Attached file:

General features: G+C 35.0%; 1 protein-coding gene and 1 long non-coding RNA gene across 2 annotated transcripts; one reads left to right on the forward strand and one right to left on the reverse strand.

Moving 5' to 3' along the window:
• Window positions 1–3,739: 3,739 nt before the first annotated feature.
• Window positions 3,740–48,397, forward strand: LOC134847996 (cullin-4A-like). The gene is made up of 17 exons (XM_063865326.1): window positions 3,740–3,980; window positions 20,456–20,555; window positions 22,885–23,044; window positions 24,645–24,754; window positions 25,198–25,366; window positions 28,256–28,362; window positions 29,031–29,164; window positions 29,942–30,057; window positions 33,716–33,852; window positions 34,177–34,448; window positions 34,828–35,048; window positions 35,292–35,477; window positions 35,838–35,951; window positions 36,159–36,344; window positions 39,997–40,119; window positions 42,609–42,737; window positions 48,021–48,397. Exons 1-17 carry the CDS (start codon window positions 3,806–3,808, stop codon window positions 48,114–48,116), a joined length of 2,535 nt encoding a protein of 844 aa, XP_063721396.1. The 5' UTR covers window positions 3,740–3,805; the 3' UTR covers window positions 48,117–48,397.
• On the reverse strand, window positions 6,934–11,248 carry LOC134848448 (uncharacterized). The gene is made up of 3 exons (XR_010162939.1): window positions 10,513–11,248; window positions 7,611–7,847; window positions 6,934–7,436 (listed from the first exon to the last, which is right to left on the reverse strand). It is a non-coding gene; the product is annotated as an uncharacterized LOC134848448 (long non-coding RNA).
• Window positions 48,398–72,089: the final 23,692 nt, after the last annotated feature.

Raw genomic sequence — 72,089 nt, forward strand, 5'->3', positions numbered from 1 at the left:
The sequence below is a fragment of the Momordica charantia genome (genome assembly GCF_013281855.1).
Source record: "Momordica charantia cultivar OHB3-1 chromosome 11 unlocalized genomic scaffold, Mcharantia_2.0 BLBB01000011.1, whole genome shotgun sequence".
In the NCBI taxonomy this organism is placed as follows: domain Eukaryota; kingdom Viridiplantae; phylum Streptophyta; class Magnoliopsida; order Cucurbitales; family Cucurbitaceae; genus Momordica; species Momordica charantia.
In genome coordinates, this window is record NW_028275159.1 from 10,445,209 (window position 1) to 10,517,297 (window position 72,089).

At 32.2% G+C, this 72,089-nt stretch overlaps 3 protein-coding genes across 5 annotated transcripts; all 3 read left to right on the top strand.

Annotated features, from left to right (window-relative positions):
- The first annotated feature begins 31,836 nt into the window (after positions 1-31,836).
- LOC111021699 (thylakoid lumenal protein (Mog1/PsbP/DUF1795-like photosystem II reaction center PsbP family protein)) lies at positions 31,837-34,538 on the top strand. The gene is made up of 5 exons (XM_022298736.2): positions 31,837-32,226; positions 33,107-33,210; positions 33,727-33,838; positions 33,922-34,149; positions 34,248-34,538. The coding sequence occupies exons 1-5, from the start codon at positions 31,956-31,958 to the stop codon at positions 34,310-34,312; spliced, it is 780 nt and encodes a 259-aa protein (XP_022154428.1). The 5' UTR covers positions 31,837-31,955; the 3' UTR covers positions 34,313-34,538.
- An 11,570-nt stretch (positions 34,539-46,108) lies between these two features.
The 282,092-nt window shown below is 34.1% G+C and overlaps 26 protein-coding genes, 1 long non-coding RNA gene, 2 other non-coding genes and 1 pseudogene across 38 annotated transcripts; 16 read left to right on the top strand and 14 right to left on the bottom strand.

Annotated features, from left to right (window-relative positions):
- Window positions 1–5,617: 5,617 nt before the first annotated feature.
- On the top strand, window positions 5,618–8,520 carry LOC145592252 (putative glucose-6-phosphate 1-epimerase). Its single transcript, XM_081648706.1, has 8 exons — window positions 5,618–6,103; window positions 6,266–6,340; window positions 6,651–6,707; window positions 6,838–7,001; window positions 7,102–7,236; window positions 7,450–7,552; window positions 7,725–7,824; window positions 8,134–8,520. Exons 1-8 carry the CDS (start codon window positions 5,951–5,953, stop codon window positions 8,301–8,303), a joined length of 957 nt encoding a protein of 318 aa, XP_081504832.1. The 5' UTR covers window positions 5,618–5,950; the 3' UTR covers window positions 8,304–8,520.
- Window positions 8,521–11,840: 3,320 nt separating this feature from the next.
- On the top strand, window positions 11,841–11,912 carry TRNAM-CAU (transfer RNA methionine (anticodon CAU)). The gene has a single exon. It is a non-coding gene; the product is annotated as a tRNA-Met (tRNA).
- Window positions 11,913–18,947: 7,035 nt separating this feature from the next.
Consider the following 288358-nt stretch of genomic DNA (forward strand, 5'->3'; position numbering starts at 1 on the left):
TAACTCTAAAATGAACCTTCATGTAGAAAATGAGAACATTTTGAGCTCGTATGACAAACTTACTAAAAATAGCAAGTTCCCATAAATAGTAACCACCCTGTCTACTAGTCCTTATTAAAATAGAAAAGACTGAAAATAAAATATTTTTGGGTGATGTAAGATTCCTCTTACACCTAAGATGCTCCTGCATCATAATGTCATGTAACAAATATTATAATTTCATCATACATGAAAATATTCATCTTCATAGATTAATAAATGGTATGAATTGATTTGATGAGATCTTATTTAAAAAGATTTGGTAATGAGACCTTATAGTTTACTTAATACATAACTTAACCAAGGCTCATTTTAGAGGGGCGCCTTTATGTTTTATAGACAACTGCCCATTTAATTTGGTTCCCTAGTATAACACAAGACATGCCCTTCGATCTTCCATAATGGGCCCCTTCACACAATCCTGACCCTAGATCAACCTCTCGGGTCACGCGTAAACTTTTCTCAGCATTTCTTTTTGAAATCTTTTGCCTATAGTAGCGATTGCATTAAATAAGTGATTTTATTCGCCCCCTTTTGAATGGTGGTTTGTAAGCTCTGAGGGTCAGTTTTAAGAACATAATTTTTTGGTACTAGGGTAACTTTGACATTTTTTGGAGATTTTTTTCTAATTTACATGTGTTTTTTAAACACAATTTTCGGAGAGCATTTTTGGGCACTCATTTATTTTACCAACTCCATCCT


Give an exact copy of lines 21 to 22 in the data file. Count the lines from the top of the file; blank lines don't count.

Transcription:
- Window positions 8,521–11,840: 3,320 nt separating this feature from the next.
- On the top strand, window positions 11,841–11,912 carry TRNAM-CAU (transfer RNA methionine (anticodon CAU)). The gene has a single exon. It is a non-coding gene; the product is annotated as a tRNA-Met (tRNA).